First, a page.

Over the centuries, Christmas has had it’s ups and downs such as over indulgence and partying. Linus’ quote sums up a magnificent story, a story that people have taken parts of, just as they pick and choose from the Bible. If you ask anyone on the street what Christmas means, they will probably respond with something that includes some form of good tidings, joy, peace on Earth and good will toward men, from the announcement in the Bible.
Every Christmas, people sing Christmas carols. Most carols relate some form of the Christmas story. They sing about Jesus, Christ, angels and God. I never really thought about it all until I discovered the real meaning of Christmas. Then, what hypocrisy, I thought. How can people sing about Jesus without embracing Him and all that he stands for? Moreover, they mix it with all the other notions of Christmas, including the commercial ones. I was confused.
The Christmas story, in fact the Bible in whole, is so fantastic that it takes a huge leap of faith to believe. Yet, it is so full of wisdom and historical accuracy it is accepted as a great source of value for society. Jesus is considered to have been a great teacher and good person. But wait! Jesus taught that he and God are one. That he is the way to everlasting life. He has become the most important figure in history, changed and influenced millions of lives and yet was poor, never owning anything. From his birth in a manger to his death as a criminal and burial in a borrowed tomb, Jesus stands unique in comparison to any other historical person. The birth of Jesus fulfilled over 150 prophesies from the Old Testament of the Bible.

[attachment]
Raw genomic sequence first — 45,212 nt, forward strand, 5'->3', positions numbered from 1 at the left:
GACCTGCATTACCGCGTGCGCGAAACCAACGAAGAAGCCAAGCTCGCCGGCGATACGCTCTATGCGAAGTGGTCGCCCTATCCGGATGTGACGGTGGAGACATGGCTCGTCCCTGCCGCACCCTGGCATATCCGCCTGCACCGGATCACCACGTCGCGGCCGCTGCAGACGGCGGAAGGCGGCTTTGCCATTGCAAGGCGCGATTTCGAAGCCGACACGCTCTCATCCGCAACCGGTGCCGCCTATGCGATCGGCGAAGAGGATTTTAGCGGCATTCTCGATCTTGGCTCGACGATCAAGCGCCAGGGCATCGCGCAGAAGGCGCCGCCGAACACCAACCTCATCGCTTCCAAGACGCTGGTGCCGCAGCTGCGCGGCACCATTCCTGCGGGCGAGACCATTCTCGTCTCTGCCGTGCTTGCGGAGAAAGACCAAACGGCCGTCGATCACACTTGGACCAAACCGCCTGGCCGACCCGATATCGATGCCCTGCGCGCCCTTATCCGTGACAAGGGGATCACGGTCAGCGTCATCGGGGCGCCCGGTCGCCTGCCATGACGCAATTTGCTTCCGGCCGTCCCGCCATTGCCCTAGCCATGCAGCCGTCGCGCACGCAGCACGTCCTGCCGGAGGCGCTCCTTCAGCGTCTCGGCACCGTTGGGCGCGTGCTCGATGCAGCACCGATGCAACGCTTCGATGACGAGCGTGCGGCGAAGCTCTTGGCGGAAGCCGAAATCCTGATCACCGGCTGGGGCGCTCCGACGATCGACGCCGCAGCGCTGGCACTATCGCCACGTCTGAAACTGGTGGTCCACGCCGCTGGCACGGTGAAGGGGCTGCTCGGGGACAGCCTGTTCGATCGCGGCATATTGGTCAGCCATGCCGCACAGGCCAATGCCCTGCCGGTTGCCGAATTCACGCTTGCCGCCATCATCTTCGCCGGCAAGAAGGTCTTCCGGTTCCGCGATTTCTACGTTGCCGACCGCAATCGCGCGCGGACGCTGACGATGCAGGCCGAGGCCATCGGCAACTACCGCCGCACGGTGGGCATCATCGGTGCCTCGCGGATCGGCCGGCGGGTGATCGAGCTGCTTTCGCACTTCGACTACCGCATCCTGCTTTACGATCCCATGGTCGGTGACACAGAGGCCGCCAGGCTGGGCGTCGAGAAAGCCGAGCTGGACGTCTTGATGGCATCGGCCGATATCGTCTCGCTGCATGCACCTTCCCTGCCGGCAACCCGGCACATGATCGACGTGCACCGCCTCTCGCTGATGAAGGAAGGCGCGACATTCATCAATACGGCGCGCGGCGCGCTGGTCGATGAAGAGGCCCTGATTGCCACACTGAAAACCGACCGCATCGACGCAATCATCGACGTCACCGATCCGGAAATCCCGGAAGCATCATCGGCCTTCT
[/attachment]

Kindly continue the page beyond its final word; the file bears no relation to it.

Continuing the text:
What most people know about Jesus and the Bible, they have gathered from other people. Few have made their own exploration of what the Bible states. Many have been turned off by experiences in a church or by religious people, or by others who have turned away from the church. But, for most people, they are too interested in self-indulgence and they are afraid to face their sin. The Christmas story is about love and forgiveness.
For God so loved the world that He gave His only begotten Son, that whoever believes in Him should not perish but have everlasting life. – John 3:16 (KJV).
To me, Christmas seems to have a split personality. On one side is the Christian version, the celebration of the birth of the Son of God. However, nobody knows when that really was. Some calculations have placed it sometime around the month of September. Images and beliefs about the Christmas story have become distorted and are now full of inaccuracies. Look around, try the Internet, and you can find a manger image that contains trees with snow. Or, the one above with Santa visiting the baby Jesus. If you had never heard of Christmas and look around to learn what it was about, I think it would be hard to determine the actual meaning of Christmas.
Actually, there is no record in the Bible or in the traditions of the very early church, prior to the second century, of any sort of celebration of the birth of Jesus. Instead, Christians have always looked to and celebrated Jesus’ sacrificial death and resurrection.
On the other side, is the non-religious, non-Christian approach to a warm fuzzy time of year. Is it time to split Christmas, or is it fine the way it is? I wonder what Jesus would say. During his life on Earth, Jesus owned nothing himself and shared everything he received. In his resurrected life, everything belongs to him, he is the ‘King of Kings and Lord of Lords.’ Jesus is coming back for His church.
So, this is Christmas…